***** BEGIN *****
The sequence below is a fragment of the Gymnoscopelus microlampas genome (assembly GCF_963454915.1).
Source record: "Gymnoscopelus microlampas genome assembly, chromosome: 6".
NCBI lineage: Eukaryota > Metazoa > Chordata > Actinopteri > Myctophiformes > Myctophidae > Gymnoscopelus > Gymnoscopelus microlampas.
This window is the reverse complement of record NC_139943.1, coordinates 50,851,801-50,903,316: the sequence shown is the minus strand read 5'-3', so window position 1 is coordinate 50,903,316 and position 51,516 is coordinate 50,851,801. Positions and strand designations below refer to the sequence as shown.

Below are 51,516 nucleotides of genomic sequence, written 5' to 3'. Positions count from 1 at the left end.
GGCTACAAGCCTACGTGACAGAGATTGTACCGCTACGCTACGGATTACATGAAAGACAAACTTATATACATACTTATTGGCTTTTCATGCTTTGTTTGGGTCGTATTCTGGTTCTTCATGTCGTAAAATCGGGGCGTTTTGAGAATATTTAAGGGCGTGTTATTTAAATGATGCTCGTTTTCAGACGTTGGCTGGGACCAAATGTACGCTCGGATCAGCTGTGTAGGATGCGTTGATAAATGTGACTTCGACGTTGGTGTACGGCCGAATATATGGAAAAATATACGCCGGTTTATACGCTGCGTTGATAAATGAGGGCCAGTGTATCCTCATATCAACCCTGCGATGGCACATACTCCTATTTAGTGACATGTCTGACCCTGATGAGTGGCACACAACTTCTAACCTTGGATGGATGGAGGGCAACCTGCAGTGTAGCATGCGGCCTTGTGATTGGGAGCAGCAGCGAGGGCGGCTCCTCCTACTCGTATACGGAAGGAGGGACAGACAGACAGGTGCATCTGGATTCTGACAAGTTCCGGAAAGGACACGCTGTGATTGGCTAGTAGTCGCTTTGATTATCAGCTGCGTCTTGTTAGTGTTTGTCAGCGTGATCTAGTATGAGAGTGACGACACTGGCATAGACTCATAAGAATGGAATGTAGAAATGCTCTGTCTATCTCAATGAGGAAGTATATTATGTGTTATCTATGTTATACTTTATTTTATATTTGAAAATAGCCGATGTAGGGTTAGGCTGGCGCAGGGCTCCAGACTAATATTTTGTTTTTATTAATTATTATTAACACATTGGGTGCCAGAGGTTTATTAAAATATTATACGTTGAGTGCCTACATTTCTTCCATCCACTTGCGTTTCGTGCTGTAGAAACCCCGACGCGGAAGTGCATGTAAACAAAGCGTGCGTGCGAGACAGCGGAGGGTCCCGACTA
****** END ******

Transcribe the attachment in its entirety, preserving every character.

The sequence below is a fragment of the Gymnoscopelus microlampas genome (assembly GCF_963454915.1).
Source record: "Gymnoscopelus microlampas genome assembly, chromosome: 6".
NCBI lineage: Eukaryota > Metazoa > Chordata > Actinopteri > Myctophiformes > Myctophidae > Gymnoscopelus > Gymnoscopelus microlampas.
This window is the reverse complement of record NC_139943.1, coordinates 50,851,801-50,903,316: the sequence shown is the minus strand read 5'-3', so window position 1 is coordinate 50,903,316 and position 51,516 is coordinate 50,851,801. Positions and strand designations below refer to the sequence as shown.

Below are 51,516 nucleotides of genomic sequence, written 5' to 3'. Positions count from 1 at the left end.
GGCTACAAGCCTACGTGACAGAGATTGTACCGCTACGCTACGGATTACATGAAAGACAAACTTATATACATACTTATTGGCTTTTCATGCTTTGTTTGGGTCGTATTCTGGTTCTTCATGTCGTAAAATCGGGGCGTTTTGAGAATATTTAAGGGCGTGTTATTTAAATGATGCTCGTTTTCAGACGTTGGCTGGGACCAAATGTACGCTCGGATCAGCTGTGTAGGATGCGTTGATAAATGTGACTTCGACGTTGGTGTACGGCCGAATATATGGAAAAATATACGCCGGTTTATACGCTGCGTTGATAAATGAGGGCCAGTGTATCCTCATATCAACCCTGCGATGGCACATACTCCTATTTAGTGACATGTCTGACCCTGATGAGTGGCACACAACTTCTAACCTTGGATGGATGGAGGGCAACCTGCAGTGTAGCATGCGGCCTTGTGATTGGGAGCAGCAGCGAGGGCGGCTCCTCCTACTCGTATACGGAAGGAGGGACAGACAGACAGGTGCATCTGGATTCTGACAAGTTCCGGAAAGGACACGCTGTGATTGGCTAGTAGTCGCTTTGATTATCAGCTGCGTCTTGTTAGTGTTTGTCAGCGTGATCTAGTATGAGAGTGACGACACTGGCATAGACTCATAAGAATGGAATGTAGAAATGCTCTGTCTATCTCAATGAGGAAGTATATTATGTGTTATCTATGTTATACTTTATTTTATATTTGAAAATAGCCGATGTAGGGTTAGGCTGGCGCAGGGCTCCAGACTAATATTTTGTTTTTATTAATTATTATTAACACATTGGGTGCCAGAGGTTTATTAAAATATTATACGTTGAGTGCCTACATTTCTTCCATCCACTTGCGTTTCGTGCTGTAGAAACCCCGACGCGGAAGTGCATGTAAACAAAGCGTGCGTGCGAGACAGCGGAGGGTCCCGACTA